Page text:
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A nation of immigrants

I couldn't help but connect the plight of these migrants to my own family history.
By Margaret Regan
Winter 2010 11.1.10

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Statue of Liberty. (© Natalie Helbert/iStockphoto)

I first came face to face with the migrants whose stories are told in The Death of Josseline in the summer of 2000 when I traveled to Douglas to report on the Arizona immigration crisis for the Tucson Weekly. The town was a war zone, occupied by the Border Patrol and overwhelmed by migrants. Human beings were dying in the fields and in the desert, two hours away from my comfortable home in Tucson, while ordinary American life continued all around them. Agents of my own government were chasing down farmworkers and busboys and cleaning ladies with helicopters and infrared cameras, and hauling these poorest of the poor off to jail in handcuffs.

I couldn’t help but connect the plight of these migrants to my own family history. My father had died the year before, and for Saint Patrick’s Day 2000 I wrote a lengthy piece for the Weekly on his life and family. His Irish grandparents, Timothy O’Regan and Mary Comey, had fled rural Ireland for Philadelphia in 1872. They made an arduous voyage across the Atlantic, only to watch two of their small children die, before dying themselves, in extreme poverty, in a strange city, at the ages of 36 and 34. My orphaned grandfather, Jeremiah T. Regan, was left to raise himself on the streets.

I had immersed myself in this Irish immigration history just months before I drove down to Douglas. So when I met the Guatemalan man whose young cousin, Silverio, had just died in his arms, I thought of my great-grandparents’ deaths in a foreign land. When I glimpsed a lone migrant purposefully trekking north through the desert, I was reminded of their determination. And when I saw brown-skinned women and children behind bars, I remembered the discrimination the Irish and other earlier immigrants suffered when they arrived in America. The stories of these new dispossessed foreigners may have been different in the details from my great-grandparents’, but they were the same in all the ways that matter.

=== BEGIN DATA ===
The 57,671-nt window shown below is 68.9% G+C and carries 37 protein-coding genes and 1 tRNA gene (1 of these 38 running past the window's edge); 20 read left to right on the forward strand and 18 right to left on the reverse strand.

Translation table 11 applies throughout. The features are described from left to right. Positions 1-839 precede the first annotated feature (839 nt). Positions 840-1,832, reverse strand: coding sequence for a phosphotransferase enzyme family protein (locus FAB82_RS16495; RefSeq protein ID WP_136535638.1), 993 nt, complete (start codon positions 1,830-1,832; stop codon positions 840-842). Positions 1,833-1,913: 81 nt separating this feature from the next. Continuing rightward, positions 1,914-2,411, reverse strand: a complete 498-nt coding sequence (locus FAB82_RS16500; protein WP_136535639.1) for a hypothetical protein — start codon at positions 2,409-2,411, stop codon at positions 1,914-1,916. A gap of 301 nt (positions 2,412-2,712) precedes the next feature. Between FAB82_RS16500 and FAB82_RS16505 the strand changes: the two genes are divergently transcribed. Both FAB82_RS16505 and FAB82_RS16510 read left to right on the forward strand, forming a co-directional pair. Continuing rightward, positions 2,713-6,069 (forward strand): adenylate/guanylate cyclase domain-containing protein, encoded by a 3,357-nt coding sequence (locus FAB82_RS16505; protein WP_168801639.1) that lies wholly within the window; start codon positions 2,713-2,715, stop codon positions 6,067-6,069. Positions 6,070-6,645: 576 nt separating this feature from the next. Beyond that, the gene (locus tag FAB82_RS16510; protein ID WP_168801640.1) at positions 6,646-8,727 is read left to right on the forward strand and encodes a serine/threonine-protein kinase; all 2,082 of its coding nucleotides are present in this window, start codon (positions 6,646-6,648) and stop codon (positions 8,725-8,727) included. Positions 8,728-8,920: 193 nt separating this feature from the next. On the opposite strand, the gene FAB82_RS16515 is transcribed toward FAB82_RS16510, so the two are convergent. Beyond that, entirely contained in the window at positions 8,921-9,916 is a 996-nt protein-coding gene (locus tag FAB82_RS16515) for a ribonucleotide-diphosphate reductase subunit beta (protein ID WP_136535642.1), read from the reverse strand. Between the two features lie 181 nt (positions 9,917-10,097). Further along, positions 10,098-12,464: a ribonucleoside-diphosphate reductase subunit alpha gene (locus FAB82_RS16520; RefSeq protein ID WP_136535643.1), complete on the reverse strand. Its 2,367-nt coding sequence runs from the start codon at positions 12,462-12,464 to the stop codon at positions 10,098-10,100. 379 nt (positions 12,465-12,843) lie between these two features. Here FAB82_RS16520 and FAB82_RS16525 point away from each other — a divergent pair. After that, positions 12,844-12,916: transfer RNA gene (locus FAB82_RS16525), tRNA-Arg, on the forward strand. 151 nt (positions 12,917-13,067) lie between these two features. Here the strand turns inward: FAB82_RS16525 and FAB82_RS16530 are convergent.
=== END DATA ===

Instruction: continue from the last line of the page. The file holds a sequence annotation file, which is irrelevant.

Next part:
Like my forebears, these Mexicans and Central Americans had given up their homes to go where the work was. They were doing whatever they could to keep their children alive. We sometimes forget that the American immigration saga, cheerfully celebrated every Thanksgiving, does not always have a happy ending for those who risk everything to cross the sea or desert, though it may have for their descendants. My great-grandparents’ journey ultimately was as much a failure as Josseline’s and Silverio’s, but it had a saving grace. They had two children who survived them, and their own suffering gave way to a better life for their children’s children and beyond.


© 2010 Margaret Regan. Excerpted with permission from The Death of Josseline: Immigration Stories from the Arizona Borderlands, by Margaret Regan (Beacon, 2010). A Common Read project invites participants to read and discuss the same book in a given period of time. Learn more about the UUA’s suggested 2010-11 Common Read, Regan’s The Death of Josseline. See sidebar for links to related resources.

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